China 'to drive recovery' with technology as West falters

Technology played a role in the wave of recession that hit the world last year and is helping China accelerate out of the downturn, while European economies will struggle to find business sectors that will reverse growth in unemployment, according to a senior economist at the GSA and IET International Semiconductor Forum on Tuesday.

Julian Callow, chief European economist at Barclays Capital, said the current recession is unusual in the way it was synchronised globally. “Technology has played an important role here. The fact that information has never been cheaper and so readily available has contributed to the extent of the downturn. Never before has there been a recession where everybody has known how bad things are.”

Although the recession is severe, Barclays is taking the view that so much stimulus has been applied by central banks that a ‘double dip’ recession, caused by a shift from spending to saving in the US, is unlikely.

“We have ultra-low interest rates. They are important in determining whether people save or spend,” said Callow. “At the global level, there are some reasons in general for optimism. Stimulus is having a real impact on the financial markets. But we will be looking to Asia as a motor for growth.”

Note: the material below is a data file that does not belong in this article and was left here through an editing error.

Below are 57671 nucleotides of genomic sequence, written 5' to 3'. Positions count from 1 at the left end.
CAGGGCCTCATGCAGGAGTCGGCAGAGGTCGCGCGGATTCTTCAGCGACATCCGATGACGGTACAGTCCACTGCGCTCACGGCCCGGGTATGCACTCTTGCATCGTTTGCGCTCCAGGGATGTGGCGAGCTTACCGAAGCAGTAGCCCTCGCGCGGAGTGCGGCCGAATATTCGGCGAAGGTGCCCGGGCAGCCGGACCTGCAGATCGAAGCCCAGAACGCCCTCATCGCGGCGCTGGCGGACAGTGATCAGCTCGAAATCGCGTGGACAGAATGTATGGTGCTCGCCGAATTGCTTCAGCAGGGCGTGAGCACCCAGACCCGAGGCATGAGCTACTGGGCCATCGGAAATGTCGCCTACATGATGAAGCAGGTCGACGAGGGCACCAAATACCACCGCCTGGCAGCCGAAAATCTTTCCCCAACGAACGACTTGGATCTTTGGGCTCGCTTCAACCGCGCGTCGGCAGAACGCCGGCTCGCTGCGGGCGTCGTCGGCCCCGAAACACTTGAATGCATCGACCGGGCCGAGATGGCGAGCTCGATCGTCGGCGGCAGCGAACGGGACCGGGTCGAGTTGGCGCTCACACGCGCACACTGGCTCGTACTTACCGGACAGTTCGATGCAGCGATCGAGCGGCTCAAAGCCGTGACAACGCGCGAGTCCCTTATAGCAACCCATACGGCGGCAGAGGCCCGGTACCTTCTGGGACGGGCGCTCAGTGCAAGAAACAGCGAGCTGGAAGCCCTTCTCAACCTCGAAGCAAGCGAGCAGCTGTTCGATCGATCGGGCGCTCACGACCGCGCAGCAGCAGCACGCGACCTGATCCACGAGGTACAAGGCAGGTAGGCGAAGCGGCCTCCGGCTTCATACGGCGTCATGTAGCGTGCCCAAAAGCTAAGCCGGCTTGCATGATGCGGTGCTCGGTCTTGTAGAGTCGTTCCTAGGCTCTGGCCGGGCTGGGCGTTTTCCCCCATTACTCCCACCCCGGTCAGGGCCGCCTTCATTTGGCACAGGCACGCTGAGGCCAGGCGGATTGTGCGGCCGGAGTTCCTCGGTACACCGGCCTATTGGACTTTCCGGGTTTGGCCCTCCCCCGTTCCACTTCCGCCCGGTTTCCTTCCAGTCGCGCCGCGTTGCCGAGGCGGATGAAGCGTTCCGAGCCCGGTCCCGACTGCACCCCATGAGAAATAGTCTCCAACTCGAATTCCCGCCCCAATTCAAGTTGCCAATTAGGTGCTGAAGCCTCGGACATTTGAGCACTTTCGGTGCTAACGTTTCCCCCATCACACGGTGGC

Callow added that the threat of a second recession is worrying: “With a second dip, the consequences for the financial sector, unemployment and budgets are severe. They are almost impossible to comprehend. Let’s hope that we don’t see it develop.

“The risk of a double dip is there and some people have it as a baseline in their models. It is worth factoring in as part of a risk assessment.”

China and other eastern economies are set to benefit as the recession comes to an end. “It is extraordinary how investment continues to grow in China,” said Callow, pointing to more than $1tr being pumped into the economy. “It is more than the US, Europe and Japan put together.

“We can now regard China as the key driver of economic expansion in the world. And there is particularly strong growth in the electronics sector.”

One major problem for western economies lies in their exchange rates with the Chinese yuan, which remains comparatively weak.

“We still need a realignment of the currencies,” said Callow. “My fundamental argument is that the Chinese currency does need to appreciate. China has seen an improvement in competitiveness that is not reflected in the currency. But the currency is subject to intervention in China.”

The euro should also fall, he remarked, to restore competiveness.

Without a fall in the euro, the European Union countries will see even more problems. At best, the recovery will be sluggish. “It won’t resemble the lost decade of the Japanese experience but it will be a struggle.”

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